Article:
By Ryan Dutton
When the high school season gets underway, student athletes will spend their Friday at school, dressed in game jerseys, paying close attention to their instructors, working as hard as they can, all the while daydreaming about the big game and the big play later that night! I’m sure most high schools boys are able to multi-task quite effectively, meaning that previous sentence occurs every Friday with no hiccups! One thing is for sure, they will all be focused on a similar all-American goal: becoming part of a winning football team. Football is America’s greatest game for boys and girls, not only because of the lessons it teaches but also because of the broad range of young folks who can play the game and learn those lessons.
The first great lesson young athletes learn playing football is that great things are only achieved after long hours of hard work. Great high school football teams do not just show up on game day and play. Players on great teams work all year round to develop the strength and skills they need to win in the fall.
A second great lesson we learn playing football is that they must play as a team to win. The greatest of quarterbacks cannot save his team if the line cannot block. A powerful offense cannot lead a team to victory if the defense cannot stop the opponent’s offense. When teammates work together to hone their skills in practice and then put them to test on the field, they learn to respect each other, trust each other and rely on each other.
Take a minute to think about why industries love to recruit employees and leaders that have had a sports background. Leadership is a billion-dollar industry. Businesses pay for leadership training, and they pay to learn how to lead themselves. Go to any high school football stadium on a Friday night, and you’ll see more than a few leaders who encourage their teammates when the score isn’t in their favor. Leadership is learned in many ways, and in football, it’s learned early. This is why many of our successful business leaders and leaders in general in this country have a common denominator, a sports background that helped them develop these skills at an early age!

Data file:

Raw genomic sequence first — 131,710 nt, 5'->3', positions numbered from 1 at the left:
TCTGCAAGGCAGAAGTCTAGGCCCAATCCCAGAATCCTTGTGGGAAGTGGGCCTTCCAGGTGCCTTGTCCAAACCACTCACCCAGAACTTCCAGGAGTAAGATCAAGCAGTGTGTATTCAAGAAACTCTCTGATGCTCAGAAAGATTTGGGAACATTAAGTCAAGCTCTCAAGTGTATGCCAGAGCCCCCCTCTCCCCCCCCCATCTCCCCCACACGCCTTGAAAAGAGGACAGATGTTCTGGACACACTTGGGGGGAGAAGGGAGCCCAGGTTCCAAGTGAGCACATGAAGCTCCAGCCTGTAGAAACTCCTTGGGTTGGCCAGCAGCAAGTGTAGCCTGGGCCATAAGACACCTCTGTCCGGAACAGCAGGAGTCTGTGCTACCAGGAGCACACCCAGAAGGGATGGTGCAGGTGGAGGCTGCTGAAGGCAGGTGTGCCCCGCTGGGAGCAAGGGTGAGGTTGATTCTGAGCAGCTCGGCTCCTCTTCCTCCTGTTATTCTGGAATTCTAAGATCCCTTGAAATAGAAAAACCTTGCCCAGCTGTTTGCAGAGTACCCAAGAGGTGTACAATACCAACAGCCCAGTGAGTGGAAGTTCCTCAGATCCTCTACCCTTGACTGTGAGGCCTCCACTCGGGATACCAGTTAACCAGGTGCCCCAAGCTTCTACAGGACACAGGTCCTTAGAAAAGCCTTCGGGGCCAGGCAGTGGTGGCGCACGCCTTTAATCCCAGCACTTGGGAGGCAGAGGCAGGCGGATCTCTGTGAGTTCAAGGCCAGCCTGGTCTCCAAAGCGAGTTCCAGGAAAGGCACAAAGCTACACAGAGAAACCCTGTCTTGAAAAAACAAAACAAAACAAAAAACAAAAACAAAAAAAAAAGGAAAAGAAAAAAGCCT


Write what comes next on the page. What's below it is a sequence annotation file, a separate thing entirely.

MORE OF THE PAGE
Most importantly I feel is football teaches young players how to handle both success and failure. Very few football teams finish undefeated, so at some point, they must learn to accept a loss. They learn not to blame the loss on anyone but to focus on how they can improve. Equally important is learning how to handle success. No one likes a poor winner. Someone who is gracious, win or lose on the football field grows into a co-worker or supervisor who earns the respect of his work team as well as clients and customers.
The team with the greatest natural athletes does not always come out on top. Sometimes the team given less at the start wins more in the end. If they are willing to put in long hours of work, trust their teammates if they are tough and fair, and if they play smart, they just might beat a team that is bigger, faster, stronger, and better than them. That is why football is not just a game unique to America, but also one that reflects the American Dream.
Ryan Dutton played college football at Minnesota State University-Mankato and was a punter in the National Football League. He is now a principal at Tioga High School in California.